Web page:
* Non-performing loans ease to 36.2 pct of book
* Higher loan-loss provisions lead to 19 mln euro loss
* NPE stock shrinks by 0.7 bln euros in July-September (Adds CEO comment, details)
By George Georgiopoulos
ATHENS, Nov 28 (Reuters) - Piraeus Bank, Greece’s largest lender by assets, swung back into the red in the third quarter as it increased provisions to cover bad loans.
Greek banks have been struggling with problem loan portfolios after a protracted recession pushed unemployment to record highs, making it hard for borrowers to service debts.
Piraeus had returned to profit in the second quarter of this year. It continued to see rising income from interest, fees and commissions in the third quarter but turned a loss as it accelerated provisions for bad loans.
Chief Executive Christos Megalou said the bank reduced its stock of bad loans by 300 million euros, before write-offs, the biggest quarterly reduction to date.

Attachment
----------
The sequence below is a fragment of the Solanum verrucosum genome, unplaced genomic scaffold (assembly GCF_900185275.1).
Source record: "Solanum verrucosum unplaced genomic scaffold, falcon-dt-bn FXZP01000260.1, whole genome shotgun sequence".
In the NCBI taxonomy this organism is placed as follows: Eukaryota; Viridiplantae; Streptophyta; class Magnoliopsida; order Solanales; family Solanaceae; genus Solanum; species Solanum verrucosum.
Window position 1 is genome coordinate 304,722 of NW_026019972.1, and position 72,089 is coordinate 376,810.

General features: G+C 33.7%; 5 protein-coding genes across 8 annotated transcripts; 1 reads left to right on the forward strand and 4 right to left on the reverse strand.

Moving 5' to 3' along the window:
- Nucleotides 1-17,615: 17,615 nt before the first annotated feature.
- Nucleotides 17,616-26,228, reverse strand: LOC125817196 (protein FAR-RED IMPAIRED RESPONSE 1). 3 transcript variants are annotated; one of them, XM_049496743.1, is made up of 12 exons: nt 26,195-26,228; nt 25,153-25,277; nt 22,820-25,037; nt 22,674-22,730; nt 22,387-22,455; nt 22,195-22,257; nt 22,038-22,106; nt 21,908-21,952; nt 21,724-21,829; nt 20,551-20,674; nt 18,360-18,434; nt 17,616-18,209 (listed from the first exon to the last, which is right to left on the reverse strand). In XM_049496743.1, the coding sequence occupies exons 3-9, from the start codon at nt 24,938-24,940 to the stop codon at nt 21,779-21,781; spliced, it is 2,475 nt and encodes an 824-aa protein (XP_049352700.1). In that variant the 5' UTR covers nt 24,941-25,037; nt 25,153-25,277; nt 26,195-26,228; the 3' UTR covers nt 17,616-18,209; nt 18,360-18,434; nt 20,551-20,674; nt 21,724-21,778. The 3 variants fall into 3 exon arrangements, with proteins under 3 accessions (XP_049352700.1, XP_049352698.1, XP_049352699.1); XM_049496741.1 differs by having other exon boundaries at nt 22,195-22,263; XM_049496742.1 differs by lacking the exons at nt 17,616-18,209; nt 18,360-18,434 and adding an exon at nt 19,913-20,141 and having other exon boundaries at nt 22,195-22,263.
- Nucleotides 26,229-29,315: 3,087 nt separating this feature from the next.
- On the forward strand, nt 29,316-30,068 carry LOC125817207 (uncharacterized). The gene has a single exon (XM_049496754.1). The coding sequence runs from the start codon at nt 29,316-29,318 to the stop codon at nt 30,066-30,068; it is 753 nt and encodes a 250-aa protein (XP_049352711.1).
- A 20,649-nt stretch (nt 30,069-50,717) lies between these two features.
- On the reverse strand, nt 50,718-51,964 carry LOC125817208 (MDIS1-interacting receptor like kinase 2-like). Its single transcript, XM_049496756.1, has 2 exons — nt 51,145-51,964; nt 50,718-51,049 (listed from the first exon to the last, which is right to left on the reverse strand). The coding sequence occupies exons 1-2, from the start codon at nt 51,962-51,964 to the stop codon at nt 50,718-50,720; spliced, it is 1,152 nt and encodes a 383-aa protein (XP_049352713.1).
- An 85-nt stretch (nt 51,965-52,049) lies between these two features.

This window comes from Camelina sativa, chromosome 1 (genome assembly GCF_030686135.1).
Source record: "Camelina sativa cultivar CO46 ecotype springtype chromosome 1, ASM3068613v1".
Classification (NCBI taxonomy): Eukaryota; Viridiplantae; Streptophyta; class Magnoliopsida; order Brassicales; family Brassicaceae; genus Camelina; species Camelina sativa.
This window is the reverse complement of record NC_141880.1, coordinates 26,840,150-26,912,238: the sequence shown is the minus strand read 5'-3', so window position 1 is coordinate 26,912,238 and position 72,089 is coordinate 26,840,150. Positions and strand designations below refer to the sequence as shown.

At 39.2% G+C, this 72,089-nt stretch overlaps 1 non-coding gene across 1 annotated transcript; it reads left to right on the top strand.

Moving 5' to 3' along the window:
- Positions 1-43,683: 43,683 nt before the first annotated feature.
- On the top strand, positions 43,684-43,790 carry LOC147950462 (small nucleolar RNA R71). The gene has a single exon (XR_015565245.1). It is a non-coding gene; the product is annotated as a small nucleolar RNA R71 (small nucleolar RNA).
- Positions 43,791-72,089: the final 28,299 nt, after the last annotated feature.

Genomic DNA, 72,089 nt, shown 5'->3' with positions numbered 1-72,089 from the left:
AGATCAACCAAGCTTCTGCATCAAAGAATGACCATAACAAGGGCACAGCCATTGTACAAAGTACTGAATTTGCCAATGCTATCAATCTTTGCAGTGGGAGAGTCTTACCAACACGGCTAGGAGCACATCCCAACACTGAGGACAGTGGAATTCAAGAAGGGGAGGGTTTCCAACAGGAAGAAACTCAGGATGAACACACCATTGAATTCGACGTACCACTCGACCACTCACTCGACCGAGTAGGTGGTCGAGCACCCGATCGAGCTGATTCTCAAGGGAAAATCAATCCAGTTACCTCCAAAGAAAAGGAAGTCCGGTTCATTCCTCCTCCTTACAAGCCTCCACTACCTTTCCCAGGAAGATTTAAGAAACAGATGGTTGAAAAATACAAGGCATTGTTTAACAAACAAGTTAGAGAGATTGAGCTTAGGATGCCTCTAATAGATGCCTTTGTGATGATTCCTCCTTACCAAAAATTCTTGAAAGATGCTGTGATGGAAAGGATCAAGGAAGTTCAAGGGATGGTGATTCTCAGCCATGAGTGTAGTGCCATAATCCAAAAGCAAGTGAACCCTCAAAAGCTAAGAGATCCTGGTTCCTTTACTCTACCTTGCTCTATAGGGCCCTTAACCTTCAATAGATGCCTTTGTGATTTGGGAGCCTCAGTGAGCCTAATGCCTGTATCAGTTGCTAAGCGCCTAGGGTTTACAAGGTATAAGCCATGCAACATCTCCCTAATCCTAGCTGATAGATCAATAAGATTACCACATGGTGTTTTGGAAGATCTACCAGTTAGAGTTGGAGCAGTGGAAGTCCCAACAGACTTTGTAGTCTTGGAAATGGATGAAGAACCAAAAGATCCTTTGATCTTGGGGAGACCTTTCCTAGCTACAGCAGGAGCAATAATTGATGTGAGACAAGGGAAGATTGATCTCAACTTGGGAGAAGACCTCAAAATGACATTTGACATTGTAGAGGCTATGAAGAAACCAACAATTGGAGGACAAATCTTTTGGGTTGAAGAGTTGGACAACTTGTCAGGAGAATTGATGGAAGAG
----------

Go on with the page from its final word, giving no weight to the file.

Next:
It met non-performing exposure (NPE) reduction targets agreed with the ECB’s Single Supervisory Mechanism (SSM) for the fifth quarter in a row and its stock of bad debt decreased for the eighth straight quarter.
“In line with our commitment to meet NPE (non-performing exposure) targets agreed with supervisory authorities, we outperformed market trends,” Megalou said in a statement.
Greek banks entered the 2008 global financial crisis with bad loans, or NPEs, of 14.5 billion euros, or about 5.5 percent of their loan books. But bad debts climbed to 106.9 billion euros, or 51 percent, last year.
Lenders have agreed with regulators to cut the level to 66.7 billion euros by 2019, bringing the ratio down to 34 percent.
Piraeus, which is 26.2 percent owned by Greece’s bank rescue fund HFSF, reported a net loss from continued operations of 19 million euros ($23 million) after a net profit of 7 million euros in the second quarter.
The group, with a current market value of 878 million euros, said bad debt provisions rose 20 percent quarter-on-quarter to 312 million euros.
An increase of 0.9 billion euros in domestic deposits in the third quarter, helped Piraeus reduce its borrowing from the Greek central bank by 2.5 billion at the end of September, with balances below 6 billion currently. (Reporting by George Georgiopoulos; Editing by Susan Fenton)